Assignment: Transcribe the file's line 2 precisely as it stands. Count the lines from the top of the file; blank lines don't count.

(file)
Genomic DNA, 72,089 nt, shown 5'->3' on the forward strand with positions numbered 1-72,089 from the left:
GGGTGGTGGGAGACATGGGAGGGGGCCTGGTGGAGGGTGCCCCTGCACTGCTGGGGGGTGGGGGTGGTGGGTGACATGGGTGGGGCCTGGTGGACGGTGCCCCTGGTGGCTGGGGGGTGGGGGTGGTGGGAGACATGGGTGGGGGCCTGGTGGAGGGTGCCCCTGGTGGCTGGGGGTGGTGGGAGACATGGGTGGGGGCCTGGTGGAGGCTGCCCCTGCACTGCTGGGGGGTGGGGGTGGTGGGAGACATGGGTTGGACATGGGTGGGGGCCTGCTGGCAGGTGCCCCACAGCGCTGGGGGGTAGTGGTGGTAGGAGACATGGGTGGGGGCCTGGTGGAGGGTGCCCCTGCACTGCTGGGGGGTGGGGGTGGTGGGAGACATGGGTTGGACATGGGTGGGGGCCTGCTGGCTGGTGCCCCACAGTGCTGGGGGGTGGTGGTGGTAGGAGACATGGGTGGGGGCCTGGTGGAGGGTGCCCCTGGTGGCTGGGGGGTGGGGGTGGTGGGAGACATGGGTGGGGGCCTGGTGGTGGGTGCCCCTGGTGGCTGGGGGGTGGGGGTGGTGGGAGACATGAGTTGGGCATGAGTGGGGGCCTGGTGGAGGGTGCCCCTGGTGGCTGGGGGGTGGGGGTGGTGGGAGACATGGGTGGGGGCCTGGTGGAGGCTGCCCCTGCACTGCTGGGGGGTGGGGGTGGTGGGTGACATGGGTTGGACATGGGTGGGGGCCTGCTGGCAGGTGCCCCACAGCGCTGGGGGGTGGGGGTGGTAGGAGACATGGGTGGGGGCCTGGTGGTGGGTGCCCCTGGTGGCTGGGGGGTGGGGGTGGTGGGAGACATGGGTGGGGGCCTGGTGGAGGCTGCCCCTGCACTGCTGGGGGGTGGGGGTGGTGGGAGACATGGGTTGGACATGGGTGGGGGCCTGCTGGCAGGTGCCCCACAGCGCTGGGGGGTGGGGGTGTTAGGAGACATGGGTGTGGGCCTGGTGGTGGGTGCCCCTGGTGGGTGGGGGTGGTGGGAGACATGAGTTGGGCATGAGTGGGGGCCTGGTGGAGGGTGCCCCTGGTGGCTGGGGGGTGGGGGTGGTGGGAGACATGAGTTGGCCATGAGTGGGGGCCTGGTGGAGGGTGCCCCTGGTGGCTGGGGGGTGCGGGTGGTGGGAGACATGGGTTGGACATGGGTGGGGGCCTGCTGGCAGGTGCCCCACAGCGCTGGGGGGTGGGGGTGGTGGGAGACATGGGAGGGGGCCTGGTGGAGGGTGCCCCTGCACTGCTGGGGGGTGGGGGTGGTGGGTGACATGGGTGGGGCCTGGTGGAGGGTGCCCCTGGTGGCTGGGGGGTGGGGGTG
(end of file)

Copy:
GGGTGGTGGGAGACATGGGAGGGGGCCTGGTGGAGGGTGCCCCTGCACTGCTGGGGGGTGGGGGTGGTGGGTGACATGGGTGGGGCCTGGTGGACGGTGCCCCTGGTGGCTGGGGGGTGGGGGTGGTGGGAGACATGGGTGGGGGCCTGGTGGAGGGTGCCCCTGGTGGCTGGGGGTGGTGGGAGACATGGGTGGGGGCCTGGTGGAGGCTGCCCCTGCACTGCTGGGGGGTGGGGGTGGTGGGAGACATGGGTTGGACATGGGTGGGGGCCTGCTGGCAGGTGCCCCACAGCGCTGGGGGGTAGTGGTGGTAGGAGACATGGGTGGGGGCCTGGTGGAGGGTGCCCCTGCACTGCTGGGGGGTGGGGGTGGTGGGAGACATGGGTTGGACATGGGTGGGGGCCTGCTGGCTGGTGCCCCACAGTGCTGGGGGGTGGTGGTGGTAGGAGACATGGGTGGGGGCCTGGTGGAGGGTGCCCCTGGTGGCTGGGGGGTGGGGGTGGTGGGAGACATGGGTGGGGGCCTGGTGGTGGGTGCCCCTGGTGGCTGGGGGGTGGGGGTGGTGGGAGACATGAGTTGGGCATGAGTGGGGGCCTGGTGGAGGGTGCCCCTGGTGGCTGGGGGGTGGGGGTGGTGGGAGACATGGGTGGGGGCCTGGTGGAGGCTGCCCCTGCACTGCTGGGGGGTGGGGGTGGTGGGTGACATGGGTTGGACATGGGTGGGGGCCTGCTGGCAGGTGCCCCACAGCGCTGGGGGGTGGGGGTGGTAGGAGACATGGGTGGGGGCCTGGTGGTGGGTGCCCCTGGTGGCTGGGGGGTGGGGGTGGTGGGAGACATGGGTGGGGGCCTGGTGGAGGCTGCCCCTGCACTGCTGGGGGGTGGGGGTGGTGGGAGACATGGGTTGGACATGGGTGGGGGCCTGCTGGCAGGTGCCCCACAGCGCTGGGGGGTGGGGGTGTTAGGAGACATGGGTGTGGGCCTGGTGGTGGGTGCCCCTGGTGGGTGGGGGTGGTGGGAGACATGAGTTGGGCATGAGTGGGGGCCTGGTGGAGGGTGCCCCTGGTGGCTGGGGGGTGGGGGTGGTGGGAGACATGAGTTGGCCATGAGTGGGGGCCTGGTGGAGGGTGCCCCTGGTGGCTGGGGGGTGCGGGTGGTGGGAGACATGGGTTGGACATGGGTGGGGGCCTGCTGGCAGGTGCCCCACAGCGCTGGGGGGTGGGGGTGGTGGGAGACATGGGAGGGGGCCTGGTGGAGGGTGCCCCTGCACTGCTGGGGGGTGGGGGTGGTGGGTGACATGGGTGGGGCCTGGTGGAGGGTGCCCCTGGTGGCTGGGGGGTGGGGGTG